Film Review: Future Shorts Glasgow

Future Shorts Glasgow returned this January with an excellent evening of short films presented at the Centre for Contemporary Arts. Before the screenings was a short talk by Matt Lloyd of the Glasgow Short Film Festival about some of the exciting events occurring at the upcoming festival and how some of the projects had been put together, an interesting topic given the restrictive nature of shorts compared to feature length films.

There were seven films on the program:

Excursion (dir. Adrian Sitaru): a comedy about a Romanian boy, a video camera, the media’s ability to misunderstand and misinterpret, and, possibly, aliens. Outrageously funny and yet innocent, the film is told from the boy’s perspective, allowing the audience to laugh at the absurd reactions from the adults and from the establishment.

Grace Under Water (dir. Anthony Lawrence): a beautiful Australian animation relying on the central visual metaphor of water in order to tell the story of a lonely, isolated and disaffected teenage girl and her relationship to her frustrated stepmother. It is a deeply affecting film which made me reflect on my own relations with family and friends, and how we often have a tendency to shut ourselves off from those who are in a position to help us. For me, Grace Under Water was the best film of the night.

Northern Great Mountain (dir. Amanda Kernell): a melancholic tale of loss and grief from Sweden, deeply rooted in the traditions of the northern Sami and Lap people. While heart-breaking, the film does suffer somewhat from a disconnect between the unlikeable characters and the audience.

Lights (dir. Dawn Shadforth): a music video for the band ‘Hurts’ which depicts an encounter between a man and a woman in a nightclub. The visuals are extravagant bordering on outrageous, and at times take centre stage over the human relationship between the two central characters. While thoroughly engaging, the film ultimately left me cold, and somewhat uninterested in the future of the characters.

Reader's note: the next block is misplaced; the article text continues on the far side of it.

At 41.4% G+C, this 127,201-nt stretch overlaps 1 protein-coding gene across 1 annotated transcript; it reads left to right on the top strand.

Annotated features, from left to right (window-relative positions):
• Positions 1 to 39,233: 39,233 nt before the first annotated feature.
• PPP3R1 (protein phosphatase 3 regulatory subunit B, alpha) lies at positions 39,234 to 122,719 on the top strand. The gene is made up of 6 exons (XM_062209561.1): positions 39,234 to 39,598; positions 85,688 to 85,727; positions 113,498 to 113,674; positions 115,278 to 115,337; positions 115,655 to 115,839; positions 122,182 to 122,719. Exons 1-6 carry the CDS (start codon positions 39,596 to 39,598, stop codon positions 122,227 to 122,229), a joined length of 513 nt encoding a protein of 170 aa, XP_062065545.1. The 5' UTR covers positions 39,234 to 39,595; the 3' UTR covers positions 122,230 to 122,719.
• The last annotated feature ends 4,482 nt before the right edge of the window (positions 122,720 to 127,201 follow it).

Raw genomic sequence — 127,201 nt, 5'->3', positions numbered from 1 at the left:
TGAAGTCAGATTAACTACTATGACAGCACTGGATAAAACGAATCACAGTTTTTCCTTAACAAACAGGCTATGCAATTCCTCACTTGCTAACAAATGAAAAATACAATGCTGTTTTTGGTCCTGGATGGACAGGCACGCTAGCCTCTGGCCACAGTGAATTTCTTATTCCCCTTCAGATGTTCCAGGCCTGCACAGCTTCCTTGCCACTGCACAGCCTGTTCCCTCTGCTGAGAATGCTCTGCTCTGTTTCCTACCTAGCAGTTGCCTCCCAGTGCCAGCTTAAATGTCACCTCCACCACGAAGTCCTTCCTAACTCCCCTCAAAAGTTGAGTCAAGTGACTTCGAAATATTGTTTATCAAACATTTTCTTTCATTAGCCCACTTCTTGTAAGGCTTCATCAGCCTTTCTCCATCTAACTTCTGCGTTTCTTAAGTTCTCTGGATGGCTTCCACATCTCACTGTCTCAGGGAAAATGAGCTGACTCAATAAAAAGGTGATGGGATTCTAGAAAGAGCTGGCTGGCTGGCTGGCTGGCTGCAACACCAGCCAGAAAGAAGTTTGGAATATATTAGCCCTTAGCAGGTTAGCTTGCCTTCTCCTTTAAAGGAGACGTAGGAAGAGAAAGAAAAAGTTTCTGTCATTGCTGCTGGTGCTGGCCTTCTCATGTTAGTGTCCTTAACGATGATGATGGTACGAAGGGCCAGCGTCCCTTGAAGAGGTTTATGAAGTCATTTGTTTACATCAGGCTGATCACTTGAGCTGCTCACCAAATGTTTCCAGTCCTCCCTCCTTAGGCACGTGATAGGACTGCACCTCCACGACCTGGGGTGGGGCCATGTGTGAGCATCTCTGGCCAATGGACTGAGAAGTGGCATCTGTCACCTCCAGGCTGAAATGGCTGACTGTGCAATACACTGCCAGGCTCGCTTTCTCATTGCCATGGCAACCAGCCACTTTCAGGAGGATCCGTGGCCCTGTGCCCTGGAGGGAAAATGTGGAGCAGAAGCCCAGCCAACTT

Citizen Day (dir. Basile Doganis): telling the story of a group of French youths who attend Citizen Day at the local army barracks and the two who, after arriving late and being turned away, instead explore the grounds of the Palace of Versailles, this is a film which creates a deep emotional bond between its characters and the audience. We laugh when they laugh, and we feel their sadness at times of trouble. Engaging and heartfelt, this was one of the standouts of the night.

All Your Favourite Shows (dir. Danny Madden): mixing animation with some staggeringly well -choreographed and precise editing, All Your Favourite Shows demonstrates through a young boy and a tablet screen how the art we engage with and consume impacts on our lives and how the link between art and life is a complex and confusing one. Possibly slightly too breakneck for its own good, this is a film which is nevertheless a thrill to watch.

Rate Me (dir. Fyzal Boulifa): the final film of the night, and a somewhat terrifying, occasionally darkly comic account of the actions and interactions of online reviewers with regards to their experiences with a teenage escort named ‘Coco’. The film effectively outlines the problems of the internet giving each and every person anonymity and therefore the freedom to say whatever they feel like saying without fear of personal repercussions. It could be argued that the film lacks the nuance to really dig into the issues it highlights, but it is nonetheless an efficiently made work with genuine intentions to try and illuminate a real world issue.

[Tim Abrams]

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